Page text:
A model reduction method for biochemical reaction networks

BMC Syst Biol. 2014 May 3:8:52. doi: 10.1186/1752-0509-8-52.


Background: In this paper we propose a model reduction method for biochemical reaction networks governed by a variety of reversible and irreversible enzyme kinetic rate laws, including reversible Michaelis-Menten and Hill kinetics. The method proceeds by a stepwise reduction in the number of complexes, defined as the left and right-hand sides of the reactions in the network. It is based on the Kron reduction of the weighted Laplacian matrix, which describes the graph structure of the complexes and reactions in the network. It does not rely on prior knowledge of the dynamic behaviour of the network and hence can be automated, as we demonstrate. The reduced network has fewer complexes, reactions, variables and parameters as compared to the original network, and yet the behaviour of a preselected set of significant metabolites in the reduced network resembles that of the original network. Moreover the reduced network largely retains the structure and kinetics of the original model.

Results: We apply our method to a yeast glycolysis model and a rat liver fatty acid beta-oxidation model. When the number of state variables in the yeast model is reduced from 12 to 7, the difference between metabolite concentrations in the reduced and the full model, averaged over time and species, is only 8%. Likewise, when the number of state variables in the rat-liver beta-oxidation model is reduced from 42 to 29, the difference between the reduced model and the full model is 7.5%.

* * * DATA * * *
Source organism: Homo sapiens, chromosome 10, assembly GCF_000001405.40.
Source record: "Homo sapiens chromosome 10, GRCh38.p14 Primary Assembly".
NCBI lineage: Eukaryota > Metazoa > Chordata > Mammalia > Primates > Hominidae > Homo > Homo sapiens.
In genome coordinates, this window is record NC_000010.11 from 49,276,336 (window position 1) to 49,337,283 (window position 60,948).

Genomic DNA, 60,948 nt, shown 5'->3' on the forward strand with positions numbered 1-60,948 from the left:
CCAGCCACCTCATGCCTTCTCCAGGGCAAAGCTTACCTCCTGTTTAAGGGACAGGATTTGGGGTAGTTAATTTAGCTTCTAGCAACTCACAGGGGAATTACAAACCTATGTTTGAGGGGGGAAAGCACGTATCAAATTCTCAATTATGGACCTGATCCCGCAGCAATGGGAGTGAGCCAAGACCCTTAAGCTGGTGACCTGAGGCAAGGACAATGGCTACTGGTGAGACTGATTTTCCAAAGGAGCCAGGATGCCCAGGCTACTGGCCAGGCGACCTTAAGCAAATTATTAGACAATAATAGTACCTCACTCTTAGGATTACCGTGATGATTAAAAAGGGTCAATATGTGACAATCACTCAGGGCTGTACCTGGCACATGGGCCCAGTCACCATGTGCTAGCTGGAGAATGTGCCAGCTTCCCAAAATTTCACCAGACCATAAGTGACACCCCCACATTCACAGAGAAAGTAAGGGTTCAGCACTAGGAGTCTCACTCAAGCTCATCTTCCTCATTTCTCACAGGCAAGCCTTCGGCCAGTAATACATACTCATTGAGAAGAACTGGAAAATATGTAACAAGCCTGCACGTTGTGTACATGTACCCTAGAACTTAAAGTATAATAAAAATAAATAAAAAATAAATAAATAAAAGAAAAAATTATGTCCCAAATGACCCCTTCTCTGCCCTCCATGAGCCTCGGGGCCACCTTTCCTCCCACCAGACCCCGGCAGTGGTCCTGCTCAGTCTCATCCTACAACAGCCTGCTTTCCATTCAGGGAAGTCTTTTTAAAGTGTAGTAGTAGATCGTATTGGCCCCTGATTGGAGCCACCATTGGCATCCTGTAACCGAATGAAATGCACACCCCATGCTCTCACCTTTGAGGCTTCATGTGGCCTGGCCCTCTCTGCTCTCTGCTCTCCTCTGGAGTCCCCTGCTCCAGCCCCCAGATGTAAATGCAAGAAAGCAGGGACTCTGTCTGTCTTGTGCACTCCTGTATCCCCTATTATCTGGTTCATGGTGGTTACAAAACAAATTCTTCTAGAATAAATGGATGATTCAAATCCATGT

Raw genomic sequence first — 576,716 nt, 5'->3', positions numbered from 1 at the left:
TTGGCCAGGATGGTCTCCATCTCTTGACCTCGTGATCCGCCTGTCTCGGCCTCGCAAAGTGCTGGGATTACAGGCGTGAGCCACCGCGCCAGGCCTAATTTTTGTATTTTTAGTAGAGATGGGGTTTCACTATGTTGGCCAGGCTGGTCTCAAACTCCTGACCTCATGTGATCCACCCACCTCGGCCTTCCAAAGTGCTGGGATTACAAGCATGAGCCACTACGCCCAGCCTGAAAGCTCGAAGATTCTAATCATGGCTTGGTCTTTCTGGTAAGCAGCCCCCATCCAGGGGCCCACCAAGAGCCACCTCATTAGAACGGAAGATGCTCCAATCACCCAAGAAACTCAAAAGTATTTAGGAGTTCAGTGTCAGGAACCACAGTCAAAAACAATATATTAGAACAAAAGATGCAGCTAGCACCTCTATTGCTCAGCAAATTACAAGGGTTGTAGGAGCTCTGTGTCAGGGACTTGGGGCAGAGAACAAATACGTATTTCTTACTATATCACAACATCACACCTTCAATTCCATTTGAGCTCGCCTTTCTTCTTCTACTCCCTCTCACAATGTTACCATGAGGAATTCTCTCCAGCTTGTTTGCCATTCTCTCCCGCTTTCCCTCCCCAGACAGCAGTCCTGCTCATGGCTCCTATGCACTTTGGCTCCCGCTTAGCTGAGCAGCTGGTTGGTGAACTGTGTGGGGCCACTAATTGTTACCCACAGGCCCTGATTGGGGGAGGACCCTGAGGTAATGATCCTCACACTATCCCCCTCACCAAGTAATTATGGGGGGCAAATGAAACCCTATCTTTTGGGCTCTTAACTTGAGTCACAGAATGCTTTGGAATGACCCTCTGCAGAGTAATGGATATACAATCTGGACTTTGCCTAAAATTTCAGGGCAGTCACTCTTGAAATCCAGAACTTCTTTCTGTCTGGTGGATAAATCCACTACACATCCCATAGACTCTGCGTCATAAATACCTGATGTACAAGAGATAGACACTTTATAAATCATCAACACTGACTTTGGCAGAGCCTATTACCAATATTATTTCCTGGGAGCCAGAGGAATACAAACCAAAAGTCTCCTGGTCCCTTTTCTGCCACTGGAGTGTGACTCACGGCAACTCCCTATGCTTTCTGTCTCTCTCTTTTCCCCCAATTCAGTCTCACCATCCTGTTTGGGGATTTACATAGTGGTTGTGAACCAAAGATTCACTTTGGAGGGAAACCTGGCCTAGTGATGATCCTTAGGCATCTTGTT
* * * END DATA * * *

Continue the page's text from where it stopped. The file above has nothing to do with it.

Conclusions: The method has improved our understanding of the dynamics of the two networks. We found that, contrary to the general disposition, the first few metabolites which were deleted from the network during our stepwise reduction approach, are not those with the shortest convergence times. It shows that our reduction approach performs differently from other approaches that are based on time-scale separation. The method can be used to facilitate fitting of the parameters or to embed a detailed model of interest in a more coarse-grained yet realistic environment.

Publication types

  • Research Support, Non-U.S. Gov't

MeSH terms

  • Animals
  • Enzymes / metabolism
  • Fatty Acids / metabolism
  • Glycolysis
  • Kinetics
  • Metabolic Networks and Pathways*
  • Models, Biological*
  • Oxidation-Reduction
  • Rats
  • Saccharomyces cerevisiae / metabolism


  • Enzymes
  • Fatty Acids